Importance is often attached to the fact that modern digital computers are electrical, and that the nervous system is also electrical. Since Babbage's machine was not electrical, and since all digital computers are in a sense equivalent, we see that this use of electricity cannot be of theoretical importance. … If we wish to find [computational] similarities we should look rather for mathematical analogies of function. (Turing 1950, p. 439)
That is, while an instance of a given physical property may be sufficient to realize a computational property, as when the human brain computes addition, nevertheless that same physical property is not necessary. Other systems with quite different physical properties can compute addition: someone with a different neurophysiology, an artificial machine with a microprocessor, and so on. So the key to property variability is that sufficient conditions for the realization of higher-level properties are not necessary conditions.
More formally, property G is lawfully sufficient for property F if, as a matter of physical law, F is realized when G is realized. But G is not a necessary condition for F if F can be realized without G. For example, G is sufficient but not necessary for F if F is a computational function that can be realized on some occasion without the property G of having a human neural assembly but with the property H having an artificial microprocessor. To incorporate this idea into a formal definition in which A is a set of realized properties and B its realizing base:
Property F in set A has variability with respect to set B if and only if there exist properties G and H in B such that
(i) it is possible that G and F but not H are realized, and, as a matter of physical law, if G is realized then so is F ;
(ii) it is possible that H and F but not G are realized, and, as a matter of physical law, if H is realized then so is F ; and
(iii) there is no property K in set B such that, as a matter of physical law, F is realized if and only if K is realized. (Endicott 1994)
Clauses (i) and (ii) jointly express a minimal form of property variability, while the addition of clause (iii) expresses a form of deep property variability by guaranteeing that the variability of F with respect to G and H is not a superficial fact that masks an underlying common property, that is, ruling out any property in B that is lawfully coextensive with F.
Property variability also comes in degrees. Being a planet has many physico-chemical realizations (all possible minerals constituting large dense bodies in orbit), while being jade has only two such realizations (jadeite and nephrite). Accordingly, there is the project of explaining how variability arises and why. Dennett (1991) appeals to the forces of evolution, claiming that the brain developed variability in how it realizes cognitive functions to enhance the organism's ability to adapt to a changing environment. Robert Batterman (2000) offers a more general explanation based upon the notion of universality in physics, which concerns the procedure of finding similarities in behavior among physically diverse systems.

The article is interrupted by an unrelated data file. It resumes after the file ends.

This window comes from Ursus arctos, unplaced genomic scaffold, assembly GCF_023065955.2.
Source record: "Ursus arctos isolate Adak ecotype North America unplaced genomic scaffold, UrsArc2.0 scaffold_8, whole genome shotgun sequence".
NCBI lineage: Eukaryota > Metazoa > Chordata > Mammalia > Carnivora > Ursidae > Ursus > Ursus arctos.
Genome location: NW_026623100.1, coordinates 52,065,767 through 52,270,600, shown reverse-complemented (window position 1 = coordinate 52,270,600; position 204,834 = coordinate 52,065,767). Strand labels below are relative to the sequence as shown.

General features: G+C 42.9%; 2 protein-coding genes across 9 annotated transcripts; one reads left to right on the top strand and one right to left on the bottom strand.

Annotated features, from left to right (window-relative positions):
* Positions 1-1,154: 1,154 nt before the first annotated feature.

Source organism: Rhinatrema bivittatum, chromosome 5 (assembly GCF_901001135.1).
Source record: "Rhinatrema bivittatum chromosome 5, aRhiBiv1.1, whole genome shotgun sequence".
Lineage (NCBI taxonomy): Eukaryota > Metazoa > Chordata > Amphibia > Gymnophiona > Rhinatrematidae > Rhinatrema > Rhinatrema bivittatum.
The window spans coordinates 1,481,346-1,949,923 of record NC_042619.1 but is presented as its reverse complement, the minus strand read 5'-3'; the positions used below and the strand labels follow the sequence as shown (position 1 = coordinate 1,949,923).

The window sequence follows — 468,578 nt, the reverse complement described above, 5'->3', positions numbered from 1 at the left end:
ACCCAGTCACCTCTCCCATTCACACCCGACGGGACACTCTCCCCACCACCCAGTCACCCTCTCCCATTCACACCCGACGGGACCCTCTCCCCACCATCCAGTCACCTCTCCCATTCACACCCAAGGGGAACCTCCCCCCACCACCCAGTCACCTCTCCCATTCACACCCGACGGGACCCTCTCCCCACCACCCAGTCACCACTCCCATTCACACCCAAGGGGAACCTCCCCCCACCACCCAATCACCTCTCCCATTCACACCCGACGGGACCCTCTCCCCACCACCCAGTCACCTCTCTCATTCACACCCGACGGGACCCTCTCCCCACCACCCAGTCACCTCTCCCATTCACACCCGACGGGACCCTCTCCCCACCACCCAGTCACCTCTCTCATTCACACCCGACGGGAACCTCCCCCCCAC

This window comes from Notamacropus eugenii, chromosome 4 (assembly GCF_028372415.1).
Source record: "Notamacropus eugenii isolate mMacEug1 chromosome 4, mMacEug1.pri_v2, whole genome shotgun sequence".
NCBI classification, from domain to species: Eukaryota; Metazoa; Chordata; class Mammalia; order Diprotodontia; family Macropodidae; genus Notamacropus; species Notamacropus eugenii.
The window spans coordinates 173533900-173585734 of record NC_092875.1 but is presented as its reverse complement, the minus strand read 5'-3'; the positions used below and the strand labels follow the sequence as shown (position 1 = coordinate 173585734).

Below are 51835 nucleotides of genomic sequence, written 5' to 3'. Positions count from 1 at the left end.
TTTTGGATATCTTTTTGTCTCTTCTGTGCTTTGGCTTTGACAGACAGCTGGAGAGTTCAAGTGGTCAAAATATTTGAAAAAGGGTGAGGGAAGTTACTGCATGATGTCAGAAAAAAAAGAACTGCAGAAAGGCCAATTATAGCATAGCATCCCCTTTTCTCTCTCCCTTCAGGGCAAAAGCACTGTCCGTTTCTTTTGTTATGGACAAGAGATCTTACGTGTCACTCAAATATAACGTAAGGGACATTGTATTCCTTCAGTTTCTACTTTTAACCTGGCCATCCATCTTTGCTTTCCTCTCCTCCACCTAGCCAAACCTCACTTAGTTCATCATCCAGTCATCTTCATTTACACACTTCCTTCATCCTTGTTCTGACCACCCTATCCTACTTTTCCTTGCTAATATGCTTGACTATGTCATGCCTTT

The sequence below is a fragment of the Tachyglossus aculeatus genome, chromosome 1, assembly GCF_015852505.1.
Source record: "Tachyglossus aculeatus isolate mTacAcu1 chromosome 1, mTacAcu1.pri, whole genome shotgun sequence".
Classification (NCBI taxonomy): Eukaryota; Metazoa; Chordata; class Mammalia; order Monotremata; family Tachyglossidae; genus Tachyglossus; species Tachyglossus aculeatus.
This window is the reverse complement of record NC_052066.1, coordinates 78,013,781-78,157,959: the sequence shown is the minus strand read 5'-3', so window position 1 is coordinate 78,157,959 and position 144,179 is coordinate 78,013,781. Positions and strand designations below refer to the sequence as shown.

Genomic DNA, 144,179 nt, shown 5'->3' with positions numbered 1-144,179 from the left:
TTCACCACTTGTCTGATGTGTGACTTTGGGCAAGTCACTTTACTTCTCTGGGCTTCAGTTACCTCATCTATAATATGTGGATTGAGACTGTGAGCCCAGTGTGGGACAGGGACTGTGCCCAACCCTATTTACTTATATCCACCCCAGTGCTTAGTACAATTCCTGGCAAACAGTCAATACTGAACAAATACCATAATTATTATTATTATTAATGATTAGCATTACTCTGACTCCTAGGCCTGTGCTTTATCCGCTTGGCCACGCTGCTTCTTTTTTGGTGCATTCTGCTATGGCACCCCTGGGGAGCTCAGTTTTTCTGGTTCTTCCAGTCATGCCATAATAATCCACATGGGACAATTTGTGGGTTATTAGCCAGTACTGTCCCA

But however property variability is explained, it appears widespread. Neural plasticity is well documented (Johnson 1993). In particular, the brain is capable of compensatory plasticity, in which areas in the brain formerly dedicated to one cognitive task can, after injury or disease, become dedicated to another cognitive task (Rauschecker 1995). The brain is also capable of experience-dependent plasticity, in which the basic wiring of the brain is refined by an individual's sensory experience, creating individual differences in how the brain realizes mental functions (King 1999). At a more abstract level, functional properties are variable with respect to different physical properties, shapes can be shared by different kinds of matter, and the same spatial patterns can be discerned among physically distinct structures.
Subsequent Debate Over Identity and Reduction
Hilary Putnam (1967/1975) and Jerry Fodor (1974/1981) developed an argument concerning special sciences such as psychology that was then extended by David Hull (1974) to the biological sciences. As a result of this argument, it became the dominant opinion among philosophers in the late-twentieth century that property variability supplies adequate evidence against type identity and physical reduction. Type identity is the theory that mental properties are identical with physical properties. And physical reductionism is the doctrine that all scientific theories reduce to basic physical theories. Below is an outline of Putnam's and Fodor's multiple-realizability argument:
(1) If a mental property F is identical with or reducible to a physical property G, then, as a matter of physical law, F is realized if and only if G is realized (they must be lawfully coextensive).
Yet (2) this requirement that identical properties be lawfully coextensive is not met in cases where property variability applies, because F can be realized without G.
So (3) mental property F is not identical with or reducible to physical property G.
Yet the issue is not settled. There are several responses, which divide into three main areas of discussion: variability, the notion of a property, and reduction versus identity.